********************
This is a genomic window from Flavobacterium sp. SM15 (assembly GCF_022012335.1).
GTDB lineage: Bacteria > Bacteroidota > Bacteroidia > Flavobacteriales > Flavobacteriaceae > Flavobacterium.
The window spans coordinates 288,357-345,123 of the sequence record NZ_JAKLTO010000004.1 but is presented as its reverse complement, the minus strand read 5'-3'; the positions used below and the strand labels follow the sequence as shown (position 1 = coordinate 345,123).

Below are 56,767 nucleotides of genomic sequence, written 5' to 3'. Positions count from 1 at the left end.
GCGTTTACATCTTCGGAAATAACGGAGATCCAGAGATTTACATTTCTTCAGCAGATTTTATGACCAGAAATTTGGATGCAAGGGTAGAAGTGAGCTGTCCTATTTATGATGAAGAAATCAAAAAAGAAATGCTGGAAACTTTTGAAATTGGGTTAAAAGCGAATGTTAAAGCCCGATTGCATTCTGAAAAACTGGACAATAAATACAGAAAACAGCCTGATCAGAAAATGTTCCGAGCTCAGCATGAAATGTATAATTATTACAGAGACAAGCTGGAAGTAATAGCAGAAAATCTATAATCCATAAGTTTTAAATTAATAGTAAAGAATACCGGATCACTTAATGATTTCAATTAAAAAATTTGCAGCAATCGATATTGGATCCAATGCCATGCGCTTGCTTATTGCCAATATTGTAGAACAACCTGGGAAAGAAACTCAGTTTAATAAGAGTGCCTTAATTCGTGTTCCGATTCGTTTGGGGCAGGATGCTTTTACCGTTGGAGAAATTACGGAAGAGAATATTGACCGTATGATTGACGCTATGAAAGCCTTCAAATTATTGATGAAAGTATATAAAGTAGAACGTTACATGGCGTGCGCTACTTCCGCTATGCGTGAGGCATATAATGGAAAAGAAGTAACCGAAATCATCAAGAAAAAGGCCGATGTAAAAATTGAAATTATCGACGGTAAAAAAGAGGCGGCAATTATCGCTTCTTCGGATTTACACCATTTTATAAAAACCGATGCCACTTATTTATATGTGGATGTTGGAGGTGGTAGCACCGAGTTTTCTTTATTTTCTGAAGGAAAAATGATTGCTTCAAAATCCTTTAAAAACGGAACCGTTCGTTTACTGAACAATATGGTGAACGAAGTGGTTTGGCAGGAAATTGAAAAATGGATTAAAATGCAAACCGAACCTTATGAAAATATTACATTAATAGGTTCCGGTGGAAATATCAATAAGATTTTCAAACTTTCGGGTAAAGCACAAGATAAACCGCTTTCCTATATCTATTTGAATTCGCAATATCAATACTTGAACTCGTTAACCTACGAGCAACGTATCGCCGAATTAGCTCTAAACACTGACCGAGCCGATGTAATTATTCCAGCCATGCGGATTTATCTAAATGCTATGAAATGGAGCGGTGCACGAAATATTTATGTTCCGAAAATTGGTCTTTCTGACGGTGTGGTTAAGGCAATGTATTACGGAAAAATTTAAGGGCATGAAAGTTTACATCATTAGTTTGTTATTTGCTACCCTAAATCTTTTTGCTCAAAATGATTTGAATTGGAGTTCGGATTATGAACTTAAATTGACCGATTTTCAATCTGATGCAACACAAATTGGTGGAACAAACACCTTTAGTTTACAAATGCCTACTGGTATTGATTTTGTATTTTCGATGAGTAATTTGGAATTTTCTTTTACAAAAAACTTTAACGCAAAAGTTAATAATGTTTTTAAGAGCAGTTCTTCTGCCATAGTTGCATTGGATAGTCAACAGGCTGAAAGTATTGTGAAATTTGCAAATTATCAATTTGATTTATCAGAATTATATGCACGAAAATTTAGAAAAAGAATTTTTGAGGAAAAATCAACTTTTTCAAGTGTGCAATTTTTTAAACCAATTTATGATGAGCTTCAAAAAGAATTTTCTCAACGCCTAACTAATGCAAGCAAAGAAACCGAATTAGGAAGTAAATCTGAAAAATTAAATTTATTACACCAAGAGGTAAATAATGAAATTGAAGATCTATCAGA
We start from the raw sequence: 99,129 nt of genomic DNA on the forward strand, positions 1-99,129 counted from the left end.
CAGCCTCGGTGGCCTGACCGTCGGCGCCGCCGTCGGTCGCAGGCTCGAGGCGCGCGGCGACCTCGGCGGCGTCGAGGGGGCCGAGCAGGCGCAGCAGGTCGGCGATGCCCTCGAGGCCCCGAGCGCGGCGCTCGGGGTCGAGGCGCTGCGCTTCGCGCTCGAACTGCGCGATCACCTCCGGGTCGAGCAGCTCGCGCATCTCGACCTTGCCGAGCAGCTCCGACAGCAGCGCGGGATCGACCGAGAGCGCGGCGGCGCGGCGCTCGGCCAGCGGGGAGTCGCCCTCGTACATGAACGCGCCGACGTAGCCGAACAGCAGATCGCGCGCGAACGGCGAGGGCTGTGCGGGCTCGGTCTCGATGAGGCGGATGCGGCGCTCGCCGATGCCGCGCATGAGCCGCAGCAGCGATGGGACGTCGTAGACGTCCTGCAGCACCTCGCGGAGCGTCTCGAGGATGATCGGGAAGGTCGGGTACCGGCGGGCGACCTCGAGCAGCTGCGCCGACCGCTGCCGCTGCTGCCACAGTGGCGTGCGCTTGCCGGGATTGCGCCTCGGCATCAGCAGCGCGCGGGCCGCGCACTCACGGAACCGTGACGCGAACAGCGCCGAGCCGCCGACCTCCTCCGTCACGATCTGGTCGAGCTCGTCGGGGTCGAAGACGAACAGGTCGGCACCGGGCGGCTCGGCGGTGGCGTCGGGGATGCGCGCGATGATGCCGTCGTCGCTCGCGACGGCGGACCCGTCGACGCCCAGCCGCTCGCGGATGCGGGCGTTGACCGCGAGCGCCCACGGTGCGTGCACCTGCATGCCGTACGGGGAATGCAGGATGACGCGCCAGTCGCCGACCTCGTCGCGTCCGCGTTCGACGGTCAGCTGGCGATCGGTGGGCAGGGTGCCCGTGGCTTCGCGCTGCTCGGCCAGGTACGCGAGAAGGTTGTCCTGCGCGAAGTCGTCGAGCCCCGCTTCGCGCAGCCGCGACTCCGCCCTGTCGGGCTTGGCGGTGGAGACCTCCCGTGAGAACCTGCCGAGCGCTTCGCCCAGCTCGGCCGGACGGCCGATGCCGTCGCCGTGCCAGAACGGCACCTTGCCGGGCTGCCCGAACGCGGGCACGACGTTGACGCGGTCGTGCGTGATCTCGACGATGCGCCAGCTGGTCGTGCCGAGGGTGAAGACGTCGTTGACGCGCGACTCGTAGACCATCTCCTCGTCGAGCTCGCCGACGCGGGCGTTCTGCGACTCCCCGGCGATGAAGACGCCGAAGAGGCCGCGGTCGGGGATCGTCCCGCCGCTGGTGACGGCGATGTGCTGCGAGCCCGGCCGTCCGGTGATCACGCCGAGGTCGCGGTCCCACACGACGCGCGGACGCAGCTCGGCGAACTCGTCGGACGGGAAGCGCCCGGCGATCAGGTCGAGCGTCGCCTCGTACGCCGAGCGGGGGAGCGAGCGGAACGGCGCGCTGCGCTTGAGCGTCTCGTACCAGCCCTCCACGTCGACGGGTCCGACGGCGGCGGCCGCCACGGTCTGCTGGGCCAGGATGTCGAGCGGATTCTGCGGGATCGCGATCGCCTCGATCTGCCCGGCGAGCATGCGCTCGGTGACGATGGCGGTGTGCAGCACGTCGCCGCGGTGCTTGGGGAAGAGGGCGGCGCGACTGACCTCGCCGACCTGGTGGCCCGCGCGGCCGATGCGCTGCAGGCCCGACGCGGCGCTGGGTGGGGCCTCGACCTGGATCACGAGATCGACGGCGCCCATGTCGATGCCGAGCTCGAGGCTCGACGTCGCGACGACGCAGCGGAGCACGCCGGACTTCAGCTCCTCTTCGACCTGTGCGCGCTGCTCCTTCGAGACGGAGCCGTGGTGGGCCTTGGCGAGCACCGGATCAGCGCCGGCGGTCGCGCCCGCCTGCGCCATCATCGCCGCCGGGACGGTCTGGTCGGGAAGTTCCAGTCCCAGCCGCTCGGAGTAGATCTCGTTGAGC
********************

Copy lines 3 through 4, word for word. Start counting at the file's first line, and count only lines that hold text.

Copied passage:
The window spans coordinates 288,357-345,123 of the sequence record NZ_JAKLTO010000004.1 but is presented as its reverse complement, the minus strand read 5'-3'; the positions used below and the strand labels follow the sequence as shown (position 1 = coordinate 345,123).

Below are 56,767 nucleotides of genomic sequence, written 5' to 3'. Positions count from 1 at the left end.